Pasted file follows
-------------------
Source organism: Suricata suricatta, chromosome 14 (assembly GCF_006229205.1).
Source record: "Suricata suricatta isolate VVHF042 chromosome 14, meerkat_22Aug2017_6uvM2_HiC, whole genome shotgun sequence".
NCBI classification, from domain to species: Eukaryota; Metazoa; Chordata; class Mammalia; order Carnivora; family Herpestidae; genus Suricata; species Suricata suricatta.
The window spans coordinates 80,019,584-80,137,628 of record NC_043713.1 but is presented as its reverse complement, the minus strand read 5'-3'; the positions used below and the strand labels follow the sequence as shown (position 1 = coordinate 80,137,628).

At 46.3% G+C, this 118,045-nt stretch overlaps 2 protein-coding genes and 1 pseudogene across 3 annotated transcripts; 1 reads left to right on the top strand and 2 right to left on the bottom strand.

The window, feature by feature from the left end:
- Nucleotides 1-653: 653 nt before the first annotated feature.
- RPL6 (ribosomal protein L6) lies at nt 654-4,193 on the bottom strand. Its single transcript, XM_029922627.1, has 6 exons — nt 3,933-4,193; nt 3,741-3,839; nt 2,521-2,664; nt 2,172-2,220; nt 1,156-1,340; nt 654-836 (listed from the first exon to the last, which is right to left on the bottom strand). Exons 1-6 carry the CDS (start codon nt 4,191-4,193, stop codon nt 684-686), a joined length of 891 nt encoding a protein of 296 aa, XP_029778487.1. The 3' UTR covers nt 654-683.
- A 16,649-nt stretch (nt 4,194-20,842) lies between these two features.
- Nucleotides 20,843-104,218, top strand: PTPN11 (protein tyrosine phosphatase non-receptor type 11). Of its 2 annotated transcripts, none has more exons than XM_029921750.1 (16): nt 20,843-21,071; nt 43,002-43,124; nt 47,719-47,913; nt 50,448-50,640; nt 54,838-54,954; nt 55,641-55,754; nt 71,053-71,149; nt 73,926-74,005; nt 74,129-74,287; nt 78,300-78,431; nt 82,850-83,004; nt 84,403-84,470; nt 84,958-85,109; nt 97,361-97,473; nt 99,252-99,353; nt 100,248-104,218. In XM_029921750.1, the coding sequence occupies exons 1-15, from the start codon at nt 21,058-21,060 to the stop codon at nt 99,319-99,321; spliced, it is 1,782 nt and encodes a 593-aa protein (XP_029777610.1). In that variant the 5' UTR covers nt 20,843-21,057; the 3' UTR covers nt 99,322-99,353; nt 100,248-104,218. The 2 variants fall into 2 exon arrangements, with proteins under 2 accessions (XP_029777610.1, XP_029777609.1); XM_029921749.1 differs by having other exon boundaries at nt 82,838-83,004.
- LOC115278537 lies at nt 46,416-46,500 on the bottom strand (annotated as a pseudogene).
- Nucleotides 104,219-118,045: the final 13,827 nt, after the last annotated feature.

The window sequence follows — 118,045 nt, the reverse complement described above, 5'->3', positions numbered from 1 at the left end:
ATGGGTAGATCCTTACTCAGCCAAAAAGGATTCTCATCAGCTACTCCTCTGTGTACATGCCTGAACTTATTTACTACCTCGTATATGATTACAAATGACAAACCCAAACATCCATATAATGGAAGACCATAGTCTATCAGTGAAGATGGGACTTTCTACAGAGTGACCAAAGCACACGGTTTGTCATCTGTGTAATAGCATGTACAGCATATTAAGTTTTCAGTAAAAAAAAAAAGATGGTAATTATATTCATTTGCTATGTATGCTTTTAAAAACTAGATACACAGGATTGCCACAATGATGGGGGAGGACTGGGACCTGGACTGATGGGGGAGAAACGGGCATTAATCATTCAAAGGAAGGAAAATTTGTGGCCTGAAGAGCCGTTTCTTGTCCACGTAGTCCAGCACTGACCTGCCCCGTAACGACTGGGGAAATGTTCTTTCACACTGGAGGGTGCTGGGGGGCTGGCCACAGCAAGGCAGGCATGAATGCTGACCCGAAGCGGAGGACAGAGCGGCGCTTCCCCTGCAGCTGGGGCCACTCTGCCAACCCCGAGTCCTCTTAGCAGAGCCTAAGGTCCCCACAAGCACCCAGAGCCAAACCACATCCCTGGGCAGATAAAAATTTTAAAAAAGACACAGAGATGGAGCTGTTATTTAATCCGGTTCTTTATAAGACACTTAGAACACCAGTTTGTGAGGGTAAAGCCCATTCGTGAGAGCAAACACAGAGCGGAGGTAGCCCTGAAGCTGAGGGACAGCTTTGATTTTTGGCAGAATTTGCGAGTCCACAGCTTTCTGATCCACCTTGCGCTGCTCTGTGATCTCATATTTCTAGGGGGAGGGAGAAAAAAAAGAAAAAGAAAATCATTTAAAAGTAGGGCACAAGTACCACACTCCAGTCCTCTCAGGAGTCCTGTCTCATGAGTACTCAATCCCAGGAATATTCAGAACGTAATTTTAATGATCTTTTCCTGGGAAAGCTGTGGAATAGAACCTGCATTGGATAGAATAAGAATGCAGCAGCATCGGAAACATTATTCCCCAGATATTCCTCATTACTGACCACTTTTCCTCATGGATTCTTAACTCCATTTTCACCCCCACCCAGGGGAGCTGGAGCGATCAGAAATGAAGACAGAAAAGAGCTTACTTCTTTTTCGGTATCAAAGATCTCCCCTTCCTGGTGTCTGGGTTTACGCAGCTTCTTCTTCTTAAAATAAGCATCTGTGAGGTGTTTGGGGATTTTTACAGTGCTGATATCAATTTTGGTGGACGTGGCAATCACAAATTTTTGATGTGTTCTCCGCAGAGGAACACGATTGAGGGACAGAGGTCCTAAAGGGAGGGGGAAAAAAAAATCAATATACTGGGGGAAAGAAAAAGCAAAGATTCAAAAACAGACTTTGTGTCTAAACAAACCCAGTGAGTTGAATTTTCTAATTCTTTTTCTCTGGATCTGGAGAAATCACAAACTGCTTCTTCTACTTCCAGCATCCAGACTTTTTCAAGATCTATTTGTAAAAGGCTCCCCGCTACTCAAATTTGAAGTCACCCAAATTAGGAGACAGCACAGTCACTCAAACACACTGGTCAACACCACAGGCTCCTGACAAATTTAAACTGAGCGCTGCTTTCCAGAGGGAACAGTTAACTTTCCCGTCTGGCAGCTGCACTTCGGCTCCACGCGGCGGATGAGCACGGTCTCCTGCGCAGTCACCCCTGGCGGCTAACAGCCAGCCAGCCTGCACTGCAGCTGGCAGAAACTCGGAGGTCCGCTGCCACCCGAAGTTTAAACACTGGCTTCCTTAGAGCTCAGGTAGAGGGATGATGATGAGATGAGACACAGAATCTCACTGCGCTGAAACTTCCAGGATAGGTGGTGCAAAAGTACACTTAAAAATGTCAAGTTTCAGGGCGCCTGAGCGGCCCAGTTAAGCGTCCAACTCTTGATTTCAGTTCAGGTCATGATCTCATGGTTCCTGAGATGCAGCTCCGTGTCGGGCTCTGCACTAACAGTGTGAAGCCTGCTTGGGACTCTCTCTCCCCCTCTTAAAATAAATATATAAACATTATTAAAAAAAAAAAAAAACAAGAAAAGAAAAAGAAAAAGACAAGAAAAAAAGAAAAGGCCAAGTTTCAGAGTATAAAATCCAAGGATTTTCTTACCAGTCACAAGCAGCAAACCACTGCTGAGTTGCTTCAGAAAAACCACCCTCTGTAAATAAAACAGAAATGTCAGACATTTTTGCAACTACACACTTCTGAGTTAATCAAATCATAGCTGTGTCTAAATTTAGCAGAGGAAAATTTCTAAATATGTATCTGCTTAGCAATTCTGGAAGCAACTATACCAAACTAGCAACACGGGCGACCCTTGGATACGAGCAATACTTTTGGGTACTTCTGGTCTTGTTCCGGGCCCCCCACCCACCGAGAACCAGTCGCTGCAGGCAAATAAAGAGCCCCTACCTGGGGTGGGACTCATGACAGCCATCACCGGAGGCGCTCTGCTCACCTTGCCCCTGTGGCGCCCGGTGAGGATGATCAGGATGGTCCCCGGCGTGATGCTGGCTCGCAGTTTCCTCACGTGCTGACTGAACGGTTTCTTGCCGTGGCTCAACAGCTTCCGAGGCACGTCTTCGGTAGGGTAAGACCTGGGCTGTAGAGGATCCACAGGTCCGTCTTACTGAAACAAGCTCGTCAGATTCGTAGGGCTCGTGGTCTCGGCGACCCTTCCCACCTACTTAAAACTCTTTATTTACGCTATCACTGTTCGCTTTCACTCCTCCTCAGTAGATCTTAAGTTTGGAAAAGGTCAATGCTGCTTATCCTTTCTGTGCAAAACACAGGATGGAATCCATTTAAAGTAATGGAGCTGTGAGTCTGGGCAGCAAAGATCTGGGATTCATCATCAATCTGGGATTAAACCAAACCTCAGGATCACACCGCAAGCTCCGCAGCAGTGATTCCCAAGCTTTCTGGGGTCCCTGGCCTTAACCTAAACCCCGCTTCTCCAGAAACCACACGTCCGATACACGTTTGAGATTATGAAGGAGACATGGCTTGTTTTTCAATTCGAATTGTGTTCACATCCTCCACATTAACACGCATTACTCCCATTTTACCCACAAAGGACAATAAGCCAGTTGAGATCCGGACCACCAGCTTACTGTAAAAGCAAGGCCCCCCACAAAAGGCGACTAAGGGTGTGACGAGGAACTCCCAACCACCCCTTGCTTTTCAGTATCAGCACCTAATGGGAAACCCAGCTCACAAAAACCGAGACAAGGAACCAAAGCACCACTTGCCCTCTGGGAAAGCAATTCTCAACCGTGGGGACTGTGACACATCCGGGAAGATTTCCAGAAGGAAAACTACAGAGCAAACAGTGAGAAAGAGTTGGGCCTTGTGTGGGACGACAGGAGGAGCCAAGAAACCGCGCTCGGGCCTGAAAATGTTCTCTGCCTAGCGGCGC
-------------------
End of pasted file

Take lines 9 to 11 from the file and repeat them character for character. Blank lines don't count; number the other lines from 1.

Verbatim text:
- A 16,649-nt stretch (nt 4,194-20,842) lies between these two features.
- Nucleotides 20,843-104,218, top strand: PTPN11 (protein tyrosine phosphatase non-receptor type 11). Of its 2 annotated transcripts, none has more exons than XM_029921750.1 (16): nt 20,843-21,071; nt 43,002-43,124; nt 47,719-47,913; nt 50,448-50,640; nt 54,838-54,954; nt 55,641-55,754; nt 71,053-71,149; nt 73,926-74,005; nt 74,129-74,287; nt 78,300-78,431; nt 82,850-83,004; nt 84,403-84,470; nt 84,958-85,109; nt 97,361-97,473; nt 99,252-99,353; nt 100,248-104,218. In XM_029921750.1, the coding sequence occupies exons 1-15, from the start codon at nt 21,058-21,060 to the stop codon at nt 99,319-99,321; spliced, it is 1,782 nt and encodes a 593-aa protein (XP_029777610.1). In that variant the 5' UTR covers nt 20,843-21,057; the 3' UTR covers nt 99,322-99,353; nt 100,248-104,218. The 2 variants fall into 2 exon arrangements, with proteins under 2 accessions (XP_029777610.1, XP_029777609.1); XM_029921749.1 differs by having other exon boundaries at nt 82,838-83,004.
- LOC115278537 lies at nt 46,416-46,500 on the bottom strand (annotated as a pseudogene).